The age-old discussion of ‘how old should your child be before they play unsupervised’ has come into question today with a recent study showing that children are being kept inside for about two years longer than their parents.
These findings have come from the paper ‘Children’s Play and Independent Mobility in 2020’. In it, it highlights that while most parents said they were allowed to play independently from the age of 9, their own children weren’t allowed to do so until 11. This means that the average child is only allowed to play independently when they are at secondary school. As with most studies, it showed that children played less the older they are, meaning that this loss of independence from a younger age is felt significantly more.
The paper also found that most British children don’t play in nature anymore. It indicates that 10% of children’s play in woodlands, countryside, and heathland, whilst their parents spent 40%. Independent play is something that most parents look back on with a warm fondness, so why is it being taken away from their children?
The study was overseen by Dr. Helen Dodd, a professor in Psychology at the University of Reading. Her focus at the moment is on establishing links between the lessening of independent play and the increase of childhood anxiety.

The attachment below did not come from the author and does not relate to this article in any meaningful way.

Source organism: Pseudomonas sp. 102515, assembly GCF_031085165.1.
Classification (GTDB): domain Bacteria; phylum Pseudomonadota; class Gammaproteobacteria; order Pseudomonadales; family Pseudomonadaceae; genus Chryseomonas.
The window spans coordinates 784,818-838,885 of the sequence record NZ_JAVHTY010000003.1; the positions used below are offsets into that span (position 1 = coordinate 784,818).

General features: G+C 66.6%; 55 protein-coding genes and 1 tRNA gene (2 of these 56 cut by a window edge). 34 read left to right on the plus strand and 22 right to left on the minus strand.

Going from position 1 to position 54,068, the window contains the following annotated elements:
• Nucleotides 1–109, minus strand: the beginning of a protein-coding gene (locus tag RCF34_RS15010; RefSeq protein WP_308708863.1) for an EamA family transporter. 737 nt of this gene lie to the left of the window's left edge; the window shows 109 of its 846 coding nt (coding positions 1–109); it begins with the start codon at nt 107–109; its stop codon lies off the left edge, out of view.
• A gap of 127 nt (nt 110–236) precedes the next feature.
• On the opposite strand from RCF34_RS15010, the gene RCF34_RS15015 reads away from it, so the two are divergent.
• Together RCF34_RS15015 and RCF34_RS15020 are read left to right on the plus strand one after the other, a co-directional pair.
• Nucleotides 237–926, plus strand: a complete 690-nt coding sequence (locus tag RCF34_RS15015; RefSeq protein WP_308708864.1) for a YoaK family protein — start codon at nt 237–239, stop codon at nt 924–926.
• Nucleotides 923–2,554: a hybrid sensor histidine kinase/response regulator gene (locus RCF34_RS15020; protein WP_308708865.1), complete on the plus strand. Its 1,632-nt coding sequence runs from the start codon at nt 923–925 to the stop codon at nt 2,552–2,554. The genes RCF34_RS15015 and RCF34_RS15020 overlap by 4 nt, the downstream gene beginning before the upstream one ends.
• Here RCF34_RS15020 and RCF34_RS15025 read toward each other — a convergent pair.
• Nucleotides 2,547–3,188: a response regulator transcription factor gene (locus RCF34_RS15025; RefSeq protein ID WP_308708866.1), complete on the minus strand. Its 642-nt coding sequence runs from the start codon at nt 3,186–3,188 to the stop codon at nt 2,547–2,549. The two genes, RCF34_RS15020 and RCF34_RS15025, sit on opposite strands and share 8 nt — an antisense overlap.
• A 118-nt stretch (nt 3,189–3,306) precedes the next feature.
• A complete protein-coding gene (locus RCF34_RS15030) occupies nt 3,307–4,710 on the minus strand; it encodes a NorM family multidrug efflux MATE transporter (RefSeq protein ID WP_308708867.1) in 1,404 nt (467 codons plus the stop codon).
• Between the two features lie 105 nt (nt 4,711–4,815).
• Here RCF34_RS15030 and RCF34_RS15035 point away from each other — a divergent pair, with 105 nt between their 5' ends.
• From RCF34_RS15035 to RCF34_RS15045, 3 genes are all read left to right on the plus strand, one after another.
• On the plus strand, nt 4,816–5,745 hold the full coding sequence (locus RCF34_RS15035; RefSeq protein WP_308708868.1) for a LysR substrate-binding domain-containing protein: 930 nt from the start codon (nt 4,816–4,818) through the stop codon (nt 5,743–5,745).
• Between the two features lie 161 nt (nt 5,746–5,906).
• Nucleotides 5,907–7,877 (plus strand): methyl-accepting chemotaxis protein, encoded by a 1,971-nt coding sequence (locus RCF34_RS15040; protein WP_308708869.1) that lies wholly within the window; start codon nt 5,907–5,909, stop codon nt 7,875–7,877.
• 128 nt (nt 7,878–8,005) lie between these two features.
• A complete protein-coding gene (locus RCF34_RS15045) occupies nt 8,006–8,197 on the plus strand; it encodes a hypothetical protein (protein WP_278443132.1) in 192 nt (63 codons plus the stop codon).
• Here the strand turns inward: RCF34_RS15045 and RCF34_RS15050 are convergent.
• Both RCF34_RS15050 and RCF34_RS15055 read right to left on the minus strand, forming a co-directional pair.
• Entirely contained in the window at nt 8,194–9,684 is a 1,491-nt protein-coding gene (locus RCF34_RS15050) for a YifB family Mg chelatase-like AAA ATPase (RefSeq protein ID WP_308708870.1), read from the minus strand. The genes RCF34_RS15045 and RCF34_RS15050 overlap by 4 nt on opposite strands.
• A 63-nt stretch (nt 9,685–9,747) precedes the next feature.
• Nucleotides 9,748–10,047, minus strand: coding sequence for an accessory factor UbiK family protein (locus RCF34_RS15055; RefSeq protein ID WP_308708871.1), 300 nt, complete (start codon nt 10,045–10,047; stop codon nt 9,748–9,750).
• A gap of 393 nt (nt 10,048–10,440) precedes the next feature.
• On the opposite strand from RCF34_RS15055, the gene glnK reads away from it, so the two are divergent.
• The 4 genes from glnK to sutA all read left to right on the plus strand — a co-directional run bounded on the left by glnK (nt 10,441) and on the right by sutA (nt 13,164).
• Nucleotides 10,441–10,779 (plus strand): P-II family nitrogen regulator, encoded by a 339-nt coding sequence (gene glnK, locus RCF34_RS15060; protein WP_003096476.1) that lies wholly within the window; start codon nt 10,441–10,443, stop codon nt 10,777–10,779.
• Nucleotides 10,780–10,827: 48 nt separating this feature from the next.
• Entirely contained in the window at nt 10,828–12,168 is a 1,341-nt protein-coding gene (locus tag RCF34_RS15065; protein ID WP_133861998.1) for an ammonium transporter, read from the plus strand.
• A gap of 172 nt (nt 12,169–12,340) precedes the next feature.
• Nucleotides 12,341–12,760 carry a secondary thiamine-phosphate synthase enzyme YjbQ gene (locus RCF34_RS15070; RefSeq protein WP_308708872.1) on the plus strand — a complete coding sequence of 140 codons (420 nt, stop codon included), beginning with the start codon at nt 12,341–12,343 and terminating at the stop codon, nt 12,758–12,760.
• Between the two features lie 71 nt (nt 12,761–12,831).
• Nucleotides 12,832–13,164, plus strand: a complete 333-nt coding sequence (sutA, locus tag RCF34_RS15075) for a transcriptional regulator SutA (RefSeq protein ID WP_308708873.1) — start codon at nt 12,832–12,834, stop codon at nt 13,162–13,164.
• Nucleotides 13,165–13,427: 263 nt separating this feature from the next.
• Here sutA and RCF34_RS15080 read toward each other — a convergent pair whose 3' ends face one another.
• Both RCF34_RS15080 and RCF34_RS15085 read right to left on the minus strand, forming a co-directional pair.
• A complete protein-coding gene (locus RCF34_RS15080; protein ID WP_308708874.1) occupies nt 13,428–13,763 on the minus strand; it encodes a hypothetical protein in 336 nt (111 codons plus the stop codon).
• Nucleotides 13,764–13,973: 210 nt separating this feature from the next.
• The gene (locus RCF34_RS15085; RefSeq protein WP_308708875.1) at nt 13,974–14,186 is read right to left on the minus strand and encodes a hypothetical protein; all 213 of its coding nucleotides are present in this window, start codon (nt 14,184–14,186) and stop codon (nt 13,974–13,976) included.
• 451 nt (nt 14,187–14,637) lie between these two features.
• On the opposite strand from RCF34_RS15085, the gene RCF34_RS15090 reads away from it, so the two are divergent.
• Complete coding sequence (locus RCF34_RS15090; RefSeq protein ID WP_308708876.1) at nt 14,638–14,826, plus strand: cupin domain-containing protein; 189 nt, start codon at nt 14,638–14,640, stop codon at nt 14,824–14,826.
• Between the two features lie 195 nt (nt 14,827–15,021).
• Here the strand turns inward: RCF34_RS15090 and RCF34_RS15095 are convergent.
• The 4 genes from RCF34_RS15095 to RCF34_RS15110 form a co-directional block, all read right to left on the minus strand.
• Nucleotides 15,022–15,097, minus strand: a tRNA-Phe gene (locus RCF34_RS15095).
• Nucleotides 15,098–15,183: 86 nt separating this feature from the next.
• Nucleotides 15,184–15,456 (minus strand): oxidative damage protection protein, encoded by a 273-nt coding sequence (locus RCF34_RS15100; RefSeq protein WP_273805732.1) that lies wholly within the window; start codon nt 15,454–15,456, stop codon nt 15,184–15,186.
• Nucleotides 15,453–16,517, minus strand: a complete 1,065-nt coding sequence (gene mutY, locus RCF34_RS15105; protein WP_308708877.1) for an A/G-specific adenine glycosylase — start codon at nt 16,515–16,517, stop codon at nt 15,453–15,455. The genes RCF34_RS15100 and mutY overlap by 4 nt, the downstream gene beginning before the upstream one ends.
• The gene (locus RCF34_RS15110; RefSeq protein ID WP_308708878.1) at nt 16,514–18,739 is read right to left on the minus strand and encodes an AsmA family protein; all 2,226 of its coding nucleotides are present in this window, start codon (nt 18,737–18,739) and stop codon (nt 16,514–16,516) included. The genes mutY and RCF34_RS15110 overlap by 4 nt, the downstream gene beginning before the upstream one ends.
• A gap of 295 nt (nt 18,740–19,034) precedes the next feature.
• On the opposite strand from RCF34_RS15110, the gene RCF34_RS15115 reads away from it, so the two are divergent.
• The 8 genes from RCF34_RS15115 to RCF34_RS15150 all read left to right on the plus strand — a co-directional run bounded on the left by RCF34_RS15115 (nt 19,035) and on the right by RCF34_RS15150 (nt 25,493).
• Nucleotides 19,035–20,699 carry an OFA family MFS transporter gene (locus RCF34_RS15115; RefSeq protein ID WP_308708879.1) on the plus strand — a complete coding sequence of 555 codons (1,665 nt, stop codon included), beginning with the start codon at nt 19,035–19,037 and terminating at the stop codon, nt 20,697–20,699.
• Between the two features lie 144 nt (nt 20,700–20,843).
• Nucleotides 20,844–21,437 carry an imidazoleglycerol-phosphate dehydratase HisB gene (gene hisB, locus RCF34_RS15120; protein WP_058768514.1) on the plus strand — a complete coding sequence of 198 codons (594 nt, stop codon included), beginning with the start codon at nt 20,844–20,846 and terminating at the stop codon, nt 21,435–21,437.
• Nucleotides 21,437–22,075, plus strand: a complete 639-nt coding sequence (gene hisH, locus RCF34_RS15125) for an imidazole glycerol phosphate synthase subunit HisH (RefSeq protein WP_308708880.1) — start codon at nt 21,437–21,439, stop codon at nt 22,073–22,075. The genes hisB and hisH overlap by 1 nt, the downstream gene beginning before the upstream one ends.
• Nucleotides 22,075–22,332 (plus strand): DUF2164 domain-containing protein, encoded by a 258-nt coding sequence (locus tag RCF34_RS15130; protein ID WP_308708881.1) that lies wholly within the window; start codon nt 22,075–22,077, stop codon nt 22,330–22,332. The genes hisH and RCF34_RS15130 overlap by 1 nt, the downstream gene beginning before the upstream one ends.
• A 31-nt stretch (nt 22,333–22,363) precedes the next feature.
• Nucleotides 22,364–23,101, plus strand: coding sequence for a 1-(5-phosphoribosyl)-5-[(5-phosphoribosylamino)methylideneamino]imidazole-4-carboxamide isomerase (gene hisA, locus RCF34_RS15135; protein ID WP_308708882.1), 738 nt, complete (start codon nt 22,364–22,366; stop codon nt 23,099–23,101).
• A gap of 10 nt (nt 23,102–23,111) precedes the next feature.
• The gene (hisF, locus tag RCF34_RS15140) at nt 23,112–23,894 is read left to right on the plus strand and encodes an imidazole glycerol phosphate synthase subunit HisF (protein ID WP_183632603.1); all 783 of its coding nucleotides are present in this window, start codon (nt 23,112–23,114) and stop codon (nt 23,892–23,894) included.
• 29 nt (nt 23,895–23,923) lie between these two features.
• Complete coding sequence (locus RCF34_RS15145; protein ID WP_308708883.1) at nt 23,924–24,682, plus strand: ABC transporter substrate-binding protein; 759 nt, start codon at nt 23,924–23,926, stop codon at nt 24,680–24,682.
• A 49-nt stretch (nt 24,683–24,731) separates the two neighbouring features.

“Adventurous play provides a positive context where children are motivated to engage in situations where they might experience some fear.’
This is something that Canadian Dr. Mariana Brussoni has also found. She runs a lab monitoring risky outdoor play and its effects on kids. She feels that ‘Engaging in risk is actually very important in preventing injuries.’
One retired teacher, Fred Klonsky feels that play is too restricted, with it all too easy to fall into the trap of becoming a helicopter parent.
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‘They play organized sports supervised by adults, even their disputes are settled by adults. Kids used to work all that stuff out themselves’
While horror stories of American parents who are prosecuted for leaving their children to play outside have certainly been circulating online, the UK government takes a different approach.
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The law in the UK has it that parents can be prosecuted if they leave a child unsupervised ‘in a manner likely to cause unnecessary suffering or injury to health’. As Dr. Brussoni points out, engaging in risk is important for children as they develop an understanding of how to avoid injuries in the future.
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After a year of lockdown, children are desperate to be allowed freedom as much as adults, so it is important that they are allowed it as well, even if this means some risky outdoor play!